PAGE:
With such a schedule how do I fit all of this in around family life and work? The early morning sessions do not impact as I try and get them started before 6.30a.m. which gives me time to recover and have breakfast with my family. A normal day’s work is done and as dinner is being prepared I’ll fit in a session again allowing us all to sit for dinner. I also monitor heart rate levels during and after training and I’m always conscious of how I physically feel which is vital, I don’t overtrain.

This all works as a result of support, understanding, and encouragement I receive from all of my family and of course my work colleagues at Tara Financial Partners. A huge thank you to you all!!

So it’s now all about staying injury free and stabilising my fitness levels. God willing, Mother Nature’s help and the Mountain God’s with me I am determined, focused and very hopeful of getting summit this January. Expect summit push late January. Wish me well.

The entrance to the National Park with Aconcagua in the foreground and Plaza de Mulas Base Camp at 3,780m

Chilling and taking in the incredible views above 5,000m en route to mid-camp at 5,500m

Bring It On! Derek

DBA my friends …. Dream, Believe, and you will Achieve. 

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7 Summits – Aconcagua 2, The Dangers of Altitude

Based on my experience at Aconcagua earlier this year, I thought I’d share with you the dangers of altitude and the importance of knowledge around it to climbers.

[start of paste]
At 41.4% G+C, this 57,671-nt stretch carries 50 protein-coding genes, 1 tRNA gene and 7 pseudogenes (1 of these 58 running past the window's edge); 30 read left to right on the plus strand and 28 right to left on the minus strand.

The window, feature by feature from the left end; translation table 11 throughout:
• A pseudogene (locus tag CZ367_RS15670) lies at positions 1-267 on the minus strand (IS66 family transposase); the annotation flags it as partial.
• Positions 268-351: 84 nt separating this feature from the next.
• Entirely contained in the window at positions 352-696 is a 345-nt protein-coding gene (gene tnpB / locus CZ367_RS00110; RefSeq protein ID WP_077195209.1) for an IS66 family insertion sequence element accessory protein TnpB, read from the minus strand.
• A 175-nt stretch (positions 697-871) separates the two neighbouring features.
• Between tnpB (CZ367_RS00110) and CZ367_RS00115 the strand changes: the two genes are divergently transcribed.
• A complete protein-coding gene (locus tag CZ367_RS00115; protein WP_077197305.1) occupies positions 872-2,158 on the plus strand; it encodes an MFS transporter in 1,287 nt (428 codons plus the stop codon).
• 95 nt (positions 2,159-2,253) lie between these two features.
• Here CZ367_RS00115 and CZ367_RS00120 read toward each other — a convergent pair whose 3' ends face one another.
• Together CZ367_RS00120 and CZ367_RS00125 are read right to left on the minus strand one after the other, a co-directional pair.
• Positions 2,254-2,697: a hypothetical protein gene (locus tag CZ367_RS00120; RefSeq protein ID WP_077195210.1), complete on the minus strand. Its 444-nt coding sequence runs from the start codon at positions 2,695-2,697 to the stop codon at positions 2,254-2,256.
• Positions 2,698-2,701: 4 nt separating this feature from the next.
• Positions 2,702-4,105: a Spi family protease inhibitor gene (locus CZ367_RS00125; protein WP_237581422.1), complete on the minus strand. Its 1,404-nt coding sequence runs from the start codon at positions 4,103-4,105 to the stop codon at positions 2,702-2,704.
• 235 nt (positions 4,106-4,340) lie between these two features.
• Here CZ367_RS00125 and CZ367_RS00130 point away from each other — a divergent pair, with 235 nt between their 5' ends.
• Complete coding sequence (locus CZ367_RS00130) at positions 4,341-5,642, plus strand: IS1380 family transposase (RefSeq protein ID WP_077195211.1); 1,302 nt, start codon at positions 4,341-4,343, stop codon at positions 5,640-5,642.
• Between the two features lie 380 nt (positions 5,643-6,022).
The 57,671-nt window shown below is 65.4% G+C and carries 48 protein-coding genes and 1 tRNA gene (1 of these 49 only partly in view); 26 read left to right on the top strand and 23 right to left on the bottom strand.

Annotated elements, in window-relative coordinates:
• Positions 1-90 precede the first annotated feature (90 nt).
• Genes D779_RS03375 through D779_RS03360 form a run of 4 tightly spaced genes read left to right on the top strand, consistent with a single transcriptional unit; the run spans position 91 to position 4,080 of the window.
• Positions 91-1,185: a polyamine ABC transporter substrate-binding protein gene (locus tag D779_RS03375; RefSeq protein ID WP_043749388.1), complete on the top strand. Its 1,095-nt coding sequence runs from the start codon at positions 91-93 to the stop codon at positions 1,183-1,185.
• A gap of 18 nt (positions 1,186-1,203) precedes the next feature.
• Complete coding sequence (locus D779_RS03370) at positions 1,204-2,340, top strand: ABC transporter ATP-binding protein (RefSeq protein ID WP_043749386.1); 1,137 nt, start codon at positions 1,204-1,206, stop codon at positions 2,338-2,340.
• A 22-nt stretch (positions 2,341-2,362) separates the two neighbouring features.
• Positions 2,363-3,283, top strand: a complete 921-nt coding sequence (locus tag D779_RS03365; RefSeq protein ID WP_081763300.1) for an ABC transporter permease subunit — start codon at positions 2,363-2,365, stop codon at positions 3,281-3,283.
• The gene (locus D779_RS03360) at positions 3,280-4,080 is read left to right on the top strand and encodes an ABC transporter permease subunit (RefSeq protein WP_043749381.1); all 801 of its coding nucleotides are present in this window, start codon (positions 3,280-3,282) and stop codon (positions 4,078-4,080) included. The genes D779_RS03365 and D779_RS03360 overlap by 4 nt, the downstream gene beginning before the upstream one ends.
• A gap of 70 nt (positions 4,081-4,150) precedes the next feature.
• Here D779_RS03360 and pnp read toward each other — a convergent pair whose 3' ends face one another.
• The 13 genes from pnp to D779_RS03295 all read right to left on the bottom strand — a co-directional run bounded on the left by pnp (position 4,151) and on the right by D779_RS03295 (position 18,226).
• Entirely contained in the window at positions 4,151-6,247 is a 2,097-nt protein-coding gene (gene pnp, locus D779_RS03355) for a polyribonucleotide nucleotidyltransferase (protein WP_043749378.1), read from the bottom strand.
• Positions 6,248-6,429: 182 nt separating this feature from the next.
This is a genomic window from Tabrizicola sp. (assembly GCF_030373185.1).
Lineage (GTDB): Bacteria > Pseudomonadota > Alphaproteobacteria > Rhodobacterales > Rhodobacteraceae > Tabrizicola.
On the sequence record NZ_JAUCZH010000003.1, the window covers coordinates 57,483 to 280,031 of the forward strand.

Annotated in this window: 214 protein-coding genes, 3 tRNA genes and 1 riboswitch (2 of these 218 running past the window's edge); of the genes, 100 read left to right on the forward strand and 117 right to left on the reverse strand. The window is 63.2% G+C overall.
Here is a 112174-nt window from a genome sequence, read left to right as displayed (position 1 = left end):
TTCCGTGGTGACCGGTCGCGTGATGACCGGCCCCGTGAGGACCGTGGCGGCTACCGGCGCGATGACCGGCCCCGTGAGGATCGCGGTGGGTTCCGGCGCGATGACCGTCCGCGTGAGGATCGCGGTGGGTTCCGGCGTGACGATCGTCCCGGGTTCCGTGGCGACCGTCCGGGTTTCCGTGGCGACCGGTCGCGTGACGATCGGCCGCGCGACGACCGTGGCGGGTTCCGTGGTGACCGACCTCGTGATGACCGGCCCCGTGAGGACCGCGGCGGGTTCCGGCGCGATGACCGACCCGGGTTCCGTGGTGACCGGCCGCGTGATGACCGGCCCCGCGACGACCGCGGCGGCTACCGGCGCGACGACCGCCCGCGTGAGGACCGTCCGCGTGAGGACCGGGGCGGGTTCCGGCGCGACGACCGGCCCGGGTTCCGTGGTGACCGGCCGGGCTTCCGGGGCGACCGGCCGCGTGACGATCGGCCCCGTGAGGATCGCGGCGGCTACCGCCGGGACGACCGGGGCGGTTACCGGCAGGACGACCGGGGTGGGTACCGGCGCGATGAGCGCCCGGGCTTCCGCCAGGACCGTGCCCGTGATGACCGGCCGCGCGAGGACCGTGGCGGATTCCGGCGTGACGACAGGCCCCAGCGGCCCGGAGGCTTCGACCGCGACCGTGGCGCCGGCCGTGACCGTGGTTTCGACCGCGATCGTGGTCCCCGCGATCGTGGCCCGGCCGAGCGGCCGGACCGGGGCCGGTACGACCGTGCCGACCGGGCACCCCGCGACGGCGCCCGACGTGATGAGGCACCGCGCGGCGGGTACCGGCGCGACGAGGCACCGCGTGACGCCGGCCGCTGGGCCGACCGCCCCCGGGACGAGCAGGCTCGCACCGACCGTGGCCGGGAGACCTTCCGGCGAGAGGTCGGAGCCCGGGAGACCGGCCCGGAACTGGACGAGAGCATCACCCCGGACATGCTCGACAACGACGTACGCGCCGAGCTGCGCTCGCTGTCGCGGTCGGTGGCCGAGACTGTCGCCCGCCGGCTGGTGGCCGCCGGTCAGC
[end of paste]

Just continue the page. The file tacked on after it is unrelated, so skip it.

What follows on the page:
We all perform best at sea level, where the concentration of oxygen (O2) is 100%. Oxygen levels decrease with altitude from 100% at sea level to an altitude of Mount Everest’s summit at 8,848m of 32%. The impact of such a reduction in oxygen levels can produce a number of symptoms and possible death. High Altitude Illnesses (HAI) include Acute Mountain Sickness (AMS), High-Altitude Pulmonary Edema (HAPE), and High-Altitude Cerebral Edema (HACE).

The symptoms of AMS are typically felt by most people when they arrive at a new altitude which I felt at base camp Mount Everest (5,300m) and again at a lesser level base camp on Aconcagua at 4,300m.

The most common symptoms include headaches, gastrointestinal upset, fatigue, dizziness and sleep disruption. The more life-threatening condition of HAPE includes symptoms of shortness of breath at rest, persistent coughing, and tiredness. HACE include symptoms of difficulty walking (ataxia), feelings of confusion, or severe lethargy. Descent is the first priority when altitude illness occurs. No questions! Recover and start again ….

So, how do I, as a high-altitude climber, prepare?

I have always worked to a plan which has worked well for me – don’t fix what’s not broken!

The key parts of that plan are; get fit, get organised, get medically checked, get hydrated, get medication, get rest and get re-educated on the health impact of altitude (as above). Easier said than done but good planning well in advance is primary for me.

Hydration is #1 for me when climbing these big mountains. I remember vividly at Kilimanjaro’s Kibo high camp at 4,750m the etching on the wall, ‘’Hydrate, FFS’’! Something which has remained in my mind ever since. It is so very important. It is easy to become dehydrated at high-altitude, and hydration increases the risk of frostbite, fatigue and impairs judgment. Our bodies at altitude require at least 3 litres of water per day. Altitude increases water losses from the lungs due to the cold and dry air. There is also an increased urinary loss of water because altitude and cold have a diuretic effect. Sweating also adds to the water loss. It is recommended to drink a minimum of 1 litre of water every three hours.